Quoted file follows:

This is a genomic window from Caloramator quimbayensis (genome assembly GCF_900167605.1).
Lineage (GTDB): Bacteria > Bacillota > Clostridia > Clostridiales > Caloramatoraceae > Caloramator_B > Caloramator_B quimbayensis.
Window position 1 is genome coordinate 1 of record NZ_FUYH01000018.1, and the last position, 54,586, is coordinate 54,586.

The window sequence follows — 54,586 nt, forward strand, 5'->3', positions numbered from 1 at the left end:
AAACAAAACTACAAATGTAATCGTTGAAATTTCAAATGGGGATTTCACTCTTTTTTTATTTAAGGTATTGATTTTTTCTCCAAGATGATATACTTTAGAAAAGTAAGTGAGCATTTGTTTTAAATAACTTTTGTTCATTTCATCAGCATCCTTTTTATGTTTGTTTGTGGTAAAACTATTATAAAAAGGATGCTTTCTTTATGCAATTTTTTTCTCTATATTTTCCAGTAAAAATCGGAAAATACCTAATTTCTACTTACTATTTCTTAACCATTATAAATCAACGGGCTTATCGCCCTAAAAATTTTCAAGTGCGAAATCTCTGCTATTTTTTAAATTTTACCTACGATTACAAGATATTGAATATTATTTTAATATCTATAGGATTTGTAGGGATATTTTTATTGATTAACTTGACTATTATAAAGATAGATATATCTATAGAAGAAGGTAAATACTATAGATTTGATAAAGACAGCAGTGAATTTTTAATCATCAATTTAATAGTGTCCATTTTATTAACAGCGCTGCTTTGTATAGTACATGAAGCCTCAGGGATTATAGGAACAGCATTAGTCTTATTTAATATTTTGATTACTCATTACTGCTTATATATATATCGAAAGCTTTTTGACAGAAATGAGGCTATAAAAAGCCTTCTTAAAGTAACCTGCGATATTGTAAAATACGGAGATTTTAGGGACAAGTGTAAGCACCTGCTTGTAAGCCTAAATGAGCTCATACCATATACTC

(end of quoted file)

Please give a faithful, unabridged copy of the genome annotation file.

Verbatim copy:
This is a genomic window from Caloramator quimbayensis (genome assembly GCF_900167605.1).
Lineage (GTDB): Bacteria > Bacillota > Clostridia > Clostridiales > Caloramatoraceae > Caloramator_B > Caloramator_B quimbayensis.
Window position 1 is genome coordinate 1 of record NZ_FUYH01000018.1, and the last position, 54,586, is coordinate 54,586.

The window sequence follows — 54,586 nt, forward strand, 5'->3', positions numbered from 1 at the left end:
AAACAAAACTACAAATGTAATCGTTGAAATTTCAAATGGGGATTTCACTCTTTTTTTATTTAAGGTATTGATTTTTTCTCCAAGATGATATACTTTAGAAAAGTAAGTGAGCATTTGTTTTAAATAACTTTTGTTCATTTCATCAGCATCCTTTTTATGTTTGTTTGTGGTAAAACTATTATAAAAAGGATGCTTTCTTTATGCAATTTTTTTCTCTATATTTTCCAGTAAAAATCGGAAAATACCTAATTTCTACTTACTATTTCTTAACCATTATAAATCAACGGGCTTATCGCCCTAAAAATTTTCAAGTGCGAAATCTCTGCTATTTTTTAAATTTTACCTACGATTACAAGATATTGAATATTATTTTAATATCTATAGGATTTGTAGGGATATTTTTATTGATTAACTTGACTATTATAAAGATAGATATATCTATAGAAGAAGGTAAATACTATAGATTTGATAAAGACAGCAGTGAATTTTTAATCATCAATTTAATAGTGTCCATTTTATTAACAGCGCTGCTTTGTATAGTACATGAAGCCTCAGGGATTATAGGAACAGCATTAGTCTTATTTAATATTTTGATTACTCATTACTGCTTATATATATATCGAAAGCTTTTTGACAGAAATGAGGCTATAAAAAGCCTTCTTAAAGTAACCTGCGATATTGTAAAATACGGAGATTTTAGGGACAAGTGTAAGCACCTGCTTGTAAGCCTAAATGAGCTCATACCATATACTC